From the first episode to the last, Chickenman was in turn earnest, insouciant, self-effacing, naive, bumbling and screamingly funny. He wasn’t a super-hero, and he wasn’t an anti-hero. He was just a guy with a good heart, a trusting spirit and the best of intentions who happened to believe it was possible to overcome evil. The fact that he thought donning a chicken suit and flapping his arms was the best way to do it may seem a bit strange until you consider the perspective of his girlfriend, Miss Sayde, who was heard to say, “If you can get past the clucking and the feathers flying around, he’s actually doing some good.”
For those of us who don’t mind a few flying feathers, the best news may be that the spirit of Chickenman lives. For most people, Benton Harbor is just another Michigan town, and crime-fighting belongs to the psychological profilers and scientific sorts. Still, there are people committed to doing good and being good despite the judgment of the world, and there are people who continue to rejoice in setting and meeting their own, idiosyncratic goals even when ridiculed or dismissed by an utterly perplexed world.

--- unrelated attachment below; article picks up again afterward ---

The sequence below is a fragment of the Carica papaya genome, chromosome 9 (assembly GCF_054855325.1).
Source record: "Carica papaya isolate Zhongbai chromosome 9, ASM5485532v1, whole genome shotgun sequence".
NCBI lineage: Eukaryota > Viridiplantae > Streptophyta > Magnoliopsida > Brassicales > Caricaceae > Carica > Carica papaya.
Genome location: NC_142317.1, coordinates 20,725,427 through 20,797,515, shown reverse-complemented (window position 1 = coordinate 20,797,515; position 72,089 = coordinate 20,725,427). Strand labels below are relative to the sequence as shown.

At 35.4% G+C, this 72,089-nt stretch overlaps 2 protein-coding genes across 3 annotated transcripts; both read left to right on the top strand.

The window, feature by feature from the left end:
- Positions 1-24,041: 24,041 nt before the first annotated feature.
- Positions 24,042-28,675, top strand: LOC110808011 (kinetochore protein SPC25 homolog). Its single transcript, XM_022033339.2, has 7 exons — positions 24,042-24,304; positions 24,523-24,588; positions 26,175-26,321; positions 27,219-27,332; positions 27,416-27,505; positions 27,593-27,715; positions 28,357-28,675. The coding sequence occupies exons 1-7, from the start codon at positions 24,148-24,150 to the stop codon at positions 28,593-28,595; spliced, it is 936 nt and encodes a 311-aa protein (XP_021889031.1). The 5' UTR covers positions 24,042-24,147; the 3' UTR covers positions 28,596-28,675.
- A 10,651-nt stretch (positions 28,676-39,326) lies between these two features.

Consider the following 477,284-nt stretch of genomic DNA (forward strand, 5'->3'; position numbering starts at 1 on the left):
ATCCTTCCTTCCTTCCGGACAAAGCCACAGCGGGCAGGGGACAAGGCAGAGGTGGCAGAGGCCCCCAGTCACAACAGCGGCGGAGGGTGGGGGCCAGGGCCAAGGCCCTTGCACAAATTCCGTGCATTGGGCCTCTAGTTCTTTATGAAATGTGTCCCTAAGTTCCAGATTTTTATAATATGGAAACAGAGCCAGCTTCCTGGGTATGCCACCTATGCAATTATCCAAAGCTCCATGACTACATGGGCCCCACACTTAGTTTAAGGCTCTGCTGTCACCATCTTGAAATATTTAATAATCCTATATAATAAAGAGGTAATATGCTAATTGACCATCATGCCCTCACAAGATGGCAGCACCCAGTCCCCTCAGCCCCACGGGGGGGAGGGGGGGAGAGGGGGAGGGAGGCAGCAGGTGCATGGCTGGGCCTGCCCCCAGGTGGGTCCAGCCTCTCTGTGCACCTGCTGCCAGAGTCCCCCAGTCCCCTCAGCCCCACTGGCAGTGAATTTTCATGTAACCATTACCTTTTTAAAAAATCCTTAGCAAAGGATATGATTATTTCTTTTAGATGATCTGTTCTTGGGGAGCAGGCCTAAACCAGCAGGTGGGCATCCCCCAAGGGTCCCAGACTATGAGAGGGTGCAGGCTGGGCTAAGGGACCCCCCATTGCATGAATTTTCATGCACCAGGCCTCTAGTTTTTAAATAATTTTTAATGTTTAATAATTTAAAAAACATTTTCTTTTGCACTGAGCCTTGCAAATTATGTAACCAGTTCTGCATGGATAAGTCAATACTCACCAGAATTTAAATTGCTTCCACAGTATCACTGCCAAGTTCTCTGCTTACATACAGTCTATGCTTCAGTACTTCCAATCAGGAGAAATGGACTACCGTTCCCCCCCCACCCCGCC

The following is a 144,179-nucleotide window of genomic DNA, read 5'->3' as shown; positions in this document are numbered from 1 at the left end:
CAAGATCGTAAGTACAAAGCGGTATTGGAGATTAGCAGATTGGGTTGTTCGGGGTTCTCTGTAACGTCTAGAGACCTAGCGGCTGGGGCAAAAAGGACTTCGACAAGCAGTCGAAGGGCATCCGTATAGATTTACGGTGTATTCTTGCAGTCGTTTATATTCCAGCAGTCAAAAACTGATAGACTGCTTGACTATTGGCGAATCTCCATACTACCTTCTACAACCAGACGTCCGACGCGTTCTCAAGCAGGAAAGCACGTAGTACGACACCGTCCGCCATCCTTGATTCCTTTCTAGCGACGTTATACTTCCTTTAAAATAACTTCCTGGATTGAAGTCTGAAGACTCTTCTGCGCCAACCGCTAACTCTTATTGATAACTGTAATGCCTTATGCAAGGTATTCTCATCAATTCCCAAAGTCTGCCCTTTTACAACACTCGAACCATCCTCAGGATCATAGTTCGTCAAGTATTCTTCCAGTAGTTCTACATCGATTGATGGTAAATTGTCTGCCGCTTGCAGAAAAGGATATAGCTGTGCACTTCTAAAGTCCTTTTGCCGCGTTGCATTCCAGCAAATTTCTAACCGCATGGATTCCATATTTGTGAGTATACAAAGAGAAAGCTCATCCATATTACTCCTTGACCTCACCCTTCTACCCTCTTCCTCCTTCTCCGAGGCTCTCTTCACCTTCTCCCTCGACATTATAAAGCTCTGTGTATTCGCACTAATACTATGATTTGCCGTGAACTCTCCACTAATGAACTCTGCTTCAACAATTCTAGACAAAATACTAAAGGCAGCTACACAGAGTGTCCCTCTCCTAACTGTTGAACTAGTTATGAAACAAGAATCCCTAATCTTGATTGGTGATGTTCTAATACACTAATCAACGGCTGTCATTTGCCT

I discovered one such person months ago, tucked away into one of my favorite blogs. Sara, one of the Rumcreeters crew, had gone off for a weekend ski trip with a group of friends from her old high school. Like many of us, she wasn’t entirely certain the “reunion” thing was a good idea. As she put it, “…I was sure that the weekend would be a recurrence of my worst grade 10 nightmares, when my best friend found a new group of friends and I had to eat lunch in a bathroom stall because I had no one to sit with.”
Happily, the weekend was a success, filled with skiing, movies, drinking and junk food – a perfect prescription for any class reunion or corporate retreat. Best of all, one of her friends provided the sort of experience that would have made Benton Harbor, the crimefighter, beam, even as it would have bemused the good citizens of Benton Harbor, the town. As Sara puts it,